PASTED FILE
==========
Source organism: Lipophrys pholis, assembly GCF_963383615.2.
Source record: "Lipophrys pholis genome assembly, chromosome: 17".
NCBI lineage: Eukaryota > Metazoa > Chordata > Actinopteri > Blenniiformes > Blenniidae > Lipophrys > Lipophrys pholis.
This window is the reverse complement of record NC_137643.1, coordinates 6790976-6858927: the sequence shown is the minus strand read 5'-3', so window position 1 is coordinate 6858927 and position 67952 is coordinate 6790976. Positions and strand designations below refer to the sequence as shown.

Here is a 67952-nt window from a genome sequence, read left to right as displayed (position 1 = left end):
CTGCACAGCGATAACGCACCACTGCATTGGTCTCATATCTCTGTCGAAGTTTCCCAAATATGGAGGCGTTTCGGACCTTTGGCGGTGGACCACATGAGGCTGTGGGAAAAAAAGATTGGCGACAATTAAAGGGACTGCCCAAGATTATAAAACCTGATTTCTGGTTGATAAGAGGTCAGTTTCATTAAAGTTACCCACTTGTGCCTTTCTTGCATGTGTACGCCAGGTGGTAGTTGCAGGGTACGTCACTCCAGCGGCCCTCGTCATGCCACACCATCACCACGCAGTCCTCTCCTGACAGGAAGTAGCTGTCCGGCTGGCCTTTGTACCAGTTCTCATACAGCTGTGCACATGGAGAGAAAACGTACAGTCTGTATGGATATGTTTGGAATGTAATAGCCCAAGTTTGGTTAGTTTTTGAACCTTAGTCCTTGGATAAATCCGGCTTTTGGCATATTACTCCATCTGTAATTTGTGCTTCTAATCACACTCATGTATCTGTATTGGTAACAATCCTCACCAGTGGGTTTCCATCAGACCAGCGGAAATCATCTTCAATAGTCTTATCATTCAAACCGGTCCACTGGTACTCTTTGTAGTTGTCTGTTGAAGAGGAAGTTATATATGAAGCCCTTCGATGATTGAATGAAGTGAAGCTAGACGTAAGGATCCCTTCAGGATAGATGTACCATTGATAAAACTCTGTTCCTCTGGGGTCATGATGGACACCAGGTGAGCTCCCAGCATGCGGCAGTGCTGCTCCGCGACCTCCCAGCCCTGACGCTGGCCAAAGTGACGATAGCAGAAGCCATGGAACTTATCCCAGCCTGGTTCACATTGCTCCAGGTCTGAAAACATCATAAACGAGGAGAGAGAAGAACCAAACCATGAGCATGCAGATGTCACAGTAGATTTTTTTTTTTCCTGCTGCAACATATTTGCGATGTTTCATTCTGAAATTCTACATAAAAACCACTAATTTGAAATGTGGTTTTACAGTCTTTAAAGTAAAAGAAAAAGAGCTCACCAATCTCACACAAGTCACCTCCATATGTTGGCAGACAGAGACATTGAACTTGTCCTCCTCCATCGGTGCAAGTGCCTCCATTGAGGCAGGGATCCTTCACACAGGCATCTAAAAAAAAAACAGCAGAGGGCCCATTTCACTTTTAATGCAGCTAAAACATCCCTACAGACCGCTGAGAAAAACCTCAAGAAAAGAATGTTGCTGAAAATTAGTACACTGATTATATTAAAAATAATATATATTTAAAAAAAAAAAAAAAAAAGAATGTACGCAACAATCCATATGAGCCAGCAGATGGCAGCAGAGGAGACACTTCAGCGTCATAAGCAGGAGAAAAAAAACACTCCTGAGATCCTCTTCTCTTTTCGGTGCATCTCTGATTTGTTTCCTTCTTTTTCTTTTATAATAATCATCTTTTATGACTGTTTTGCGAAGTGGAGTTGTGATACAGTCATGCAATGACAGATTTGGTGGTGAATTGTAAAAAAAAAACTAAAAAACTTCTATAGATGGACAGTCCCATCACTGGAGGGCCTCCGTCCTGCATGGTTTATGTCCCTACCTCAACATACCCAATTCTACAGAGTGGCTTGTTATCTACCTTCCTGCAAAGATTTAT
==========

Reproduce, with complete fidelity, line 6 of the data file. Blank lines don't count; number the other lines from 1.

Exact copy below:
CTGCACAGCGATAACGCACCACTGCATTGGTCTCATATCTCTGTCGAAGTTTCCCAAATATGGAGGCGTTTCGGACCTTTGGCGGTGGACCACATGAGGCTGTGGGAAAAAAAGATTGGCGACAATTAAAGGGACTGCCCAAGATTATAAAACCTGATTTCTGGTTGATAAGAGGTCAGTTTCATTAAAGTTACCCACTTGTGCCTTTCTTGCATGTGTACGCCAGGTGGTAGTTGCAGGGTACGTCACTCCAGCGGCCCTCGTCATGCCACACCATCACCACGCAGTCCTCTCCTGACAGGAAGTAGCTGTCCGGCTGGCCTTTGTACCAGTTCTCATACAGCTGTGCACATGGAGAGAAAACGTACAGTCTGTATGGATATGTTTGGAATGTAATAGCCCAAGTTTGGTTAGTTTTTGAACCTTAGTCCTTGGATAAATCCGGCTTTTGGCATATTACTCCATCTGTAATTTGTGCTTCTAATCACACTCATGTATCTGTATTGGTAACAATCCTCACCAGTGGGTTTCCATCAGACCAGCGGAAATCATCTTCAATAGTCTTATCATTCAAACCGGTCCACTGGTACTCTTTGTAGTTGTCTGTTGAAGAGGAAGTTATATATGAAGCCCTTCGATGATTGAATGAAGTGAAGCTAGACGTAAGGATCCCTTCAGGATAGATGTACCATTGATAAAACTCTGTTCCTCTGGGGTCATGATGGACACCAGGTGAGCTCCCAGCATGCGGCAGTGCTGCTCCGCGACCTCCCAGCCCTGACGCTGGCCAAAGTGACGATAGCAGAAGCCATGGAACTTATCCCAGCCTGGTTCACATTGCTCCAGGTCTGAAAACATCATAAACGAGGAGAGAGAAGAACCAAACCATGAGCATGCAGATGTCACAGTAGATTTTTTTTTTTCCTGCTGCAACATATTTGCGATGTTTCATTCTGAAATTCTACATAAAAACCACTAATTTGAAATGTGGTTTTACAGTCTTTAAAGTAAAAGAAAAAGAGCTCACCAATCTCACACAAGTCACCTCCATATGTTGGCAGACAGAGACATTGAACTTGTCCTCCTCCATCGGTGCAAGTGCCTCCATTGAGGCAGGGATCCTTCACACAGGCATCTAAAAAAAAAACAGCAGAGGGCCCATTTCACTTTTAATGCAGCTAAAACATCCCTACAGACCGCTGAGAAAAACCTCAAGAAAAGAATGTTGCTGAAAATTAGTACACTGATTATATTAAAAATAATATATATTTAAAAAAAAAAAAAAAAAAGAATGTACGCAACAATCCATATGAGCCAGCAGATGGCAGCAGAGGAGACACTTCAGCGTCATAAGCAGGAGAAAAAAAACACTCCTGAGATCCTCTTCTCTTTTCGGTGCATCTCTGATTTGTTTCCTTCTTTTTCTTTTATAATAATCATCTTTTATGACTGTTTTGCGAAGTGGAGTTGTGATACAGTCATGCAATGACAGATTTGGTGGTGAATTGTAAAAAAAAAACTAAAAAACTTCTATAGATGGACAGTCCCATCACTGGAGGGCCTCCGTCCTGCATGGTTTATGTCCCTACCTCAACATACCCAATTCTACAGAGTGGCTTGTTATCTACCTTCCTGCAAAGATTTAT